Entertainment » Movies


by Roger Walker-Dack
EDGE Media Network Contributor
Tuesday Oct 22, 2019

17-year-old Jakob (Simon Fr├╝hwirth) has just graduated high school. As it is the summer break, his single-parent father fixes him up with a temporary job at the abattoir he works at in town. The pair of them live in an isolated house in the country with Jacob's elderly grandfather, whom Jakob is expected to take care of. Jacob's relief from this slightly oppressive domesticity is his computer, which he uses to cruise the gay chat lines with the vague notion of finally losing his virginity. Such is the setting for Austrian filmmaker Gregor Schmidinger's drama "Nevrland."

It's online and in the late night hours that the closeted teenager finally feels alive. He suffers from uncontrollable anxiety attacks, one of which makes him collapse at the abattoir as he is taking a shower. A thorough examination at the hospital in Vienna reveals that there is nothing physically wrong with him; his problems are all psychological.

Jakob things the answers to his problems may lie with Kristjan (Paul Forman), a hunky 26-year-old who has pursued him online and now wants to meet up in person. After his grandfather dies, Jakob agrees to meet with Kristjan, who has more than a few issues of his own. The older boy persuades Jakob to take a hit of some strong hallucinatory drug, telling him that it will help him face his fears, but it doesn't quite work out as planned.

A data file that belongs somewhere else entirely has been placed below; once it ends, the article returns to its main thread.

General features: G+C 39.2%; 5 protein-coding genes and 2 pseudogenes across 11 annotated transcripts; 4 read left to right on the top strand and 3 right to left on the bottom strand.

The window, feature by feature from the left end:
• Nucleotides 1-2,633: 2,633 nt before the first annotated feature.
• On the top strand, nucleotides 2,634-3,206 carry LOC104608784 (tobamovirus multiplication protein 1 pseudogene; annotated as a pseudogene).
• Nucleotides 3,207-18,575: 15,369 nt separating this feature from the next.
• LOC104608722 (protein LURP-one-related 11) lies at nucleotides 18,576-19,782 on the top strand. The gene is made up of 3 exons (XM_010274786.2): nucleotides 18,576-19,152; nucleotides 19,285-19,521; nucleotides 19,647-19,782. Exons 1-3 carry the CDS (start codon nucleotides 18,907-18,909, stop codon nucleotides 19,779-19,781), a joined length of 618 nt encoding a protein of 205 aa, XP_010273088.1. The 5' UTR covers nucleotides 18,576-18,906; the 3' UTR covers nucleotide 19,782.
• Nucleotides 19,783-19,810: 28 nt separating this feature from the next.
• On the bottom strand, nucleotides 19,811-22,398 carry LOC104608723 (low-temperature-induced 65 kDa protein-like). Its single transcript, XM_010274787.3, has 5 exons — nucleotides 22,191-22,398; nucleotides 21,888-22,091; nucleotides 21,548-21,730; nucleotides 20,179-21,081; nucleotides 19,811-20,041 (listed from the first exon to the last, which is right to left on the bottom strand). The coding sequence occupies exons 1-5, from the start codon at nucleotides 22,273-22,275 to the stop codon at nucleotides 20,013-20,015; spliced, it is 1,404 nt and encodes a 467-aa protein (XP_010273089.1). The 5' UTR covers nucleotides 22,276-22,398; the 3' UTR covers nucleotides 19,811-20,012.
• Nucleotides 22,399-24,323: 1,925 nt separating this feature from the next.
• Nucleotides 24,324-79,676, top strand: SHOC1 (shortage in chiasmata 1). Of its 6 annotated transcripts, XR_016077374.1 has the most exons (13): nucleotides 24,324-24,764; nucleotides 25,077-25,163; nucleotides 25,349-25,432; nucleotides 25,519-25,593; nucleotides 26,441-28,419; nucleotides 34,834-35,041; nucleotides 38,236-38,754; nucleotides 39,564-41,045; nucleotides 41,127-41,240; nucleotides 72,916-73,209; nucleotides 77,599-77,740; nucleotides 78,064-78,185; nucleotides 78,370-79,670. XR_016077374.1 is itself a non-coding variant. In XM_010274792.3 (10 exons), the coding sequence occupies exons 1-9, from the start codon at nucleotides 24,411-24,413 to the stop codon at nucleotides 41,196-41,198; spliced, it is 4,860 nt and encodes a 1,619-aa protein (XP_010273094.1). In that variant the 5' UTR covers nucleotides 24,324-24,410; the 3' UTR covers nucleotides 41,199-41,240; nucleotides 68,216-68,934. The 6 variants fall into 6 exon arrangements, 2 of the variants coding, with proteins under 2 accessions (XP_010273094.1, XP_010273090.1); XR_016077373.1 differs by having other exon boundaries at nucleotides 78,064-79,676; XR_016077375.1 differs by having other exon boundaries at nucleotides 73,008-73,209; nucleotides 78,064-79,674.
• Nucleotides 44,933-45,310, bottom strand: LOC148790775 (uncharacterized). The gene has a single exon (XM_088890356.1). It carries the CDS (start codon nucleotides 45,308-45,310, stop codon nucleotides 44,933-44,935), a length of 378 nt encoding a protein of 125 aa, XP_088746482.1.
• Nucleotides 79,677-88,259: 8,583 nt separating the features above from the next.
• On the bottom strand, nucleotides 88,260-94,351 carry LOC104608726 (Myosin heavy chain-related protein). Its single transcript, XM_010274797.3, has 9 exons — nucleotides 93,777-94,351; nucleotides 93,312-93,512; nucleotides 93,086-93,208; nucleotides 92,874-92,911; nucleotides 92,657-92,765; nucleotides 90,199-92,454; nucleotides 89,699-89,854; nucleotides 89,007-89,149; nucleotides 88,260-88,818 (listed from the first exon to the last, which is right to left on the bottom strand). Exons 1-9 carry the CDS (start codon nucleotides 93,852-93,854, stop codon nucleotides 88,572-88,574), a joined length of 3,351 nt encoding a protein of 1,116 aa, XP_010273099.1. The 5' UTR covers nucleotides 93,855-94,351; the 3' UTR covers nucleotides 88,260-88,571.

Schmidinger calls "Nevrland" - which is his feature filmmaking debut - a post-gay coming of age story. When Jakob embarks on his voyage of discovery, it is an opportunity to show the boy's vivid imagination via a very extended hallucinatory trip that we guess would seem even more remarkable if you actually took a hit before watching it.

It's an intense and multi-layered look at a youth who feels abandoned and almost dead inside as he deals with his sexuality. Schmidinger's movie may not resound with everyone, especially those who have long forgotten the difficulties of their own passages into manhood, but it will definitely strike a chord with all the many Jakobs in the world

Roger Walker-Dack, a passionate cinephile, is a freelance writer, critic and broadcaster and the author/editor of three blogs. He divides his time between Miami Beach and Provincetown.

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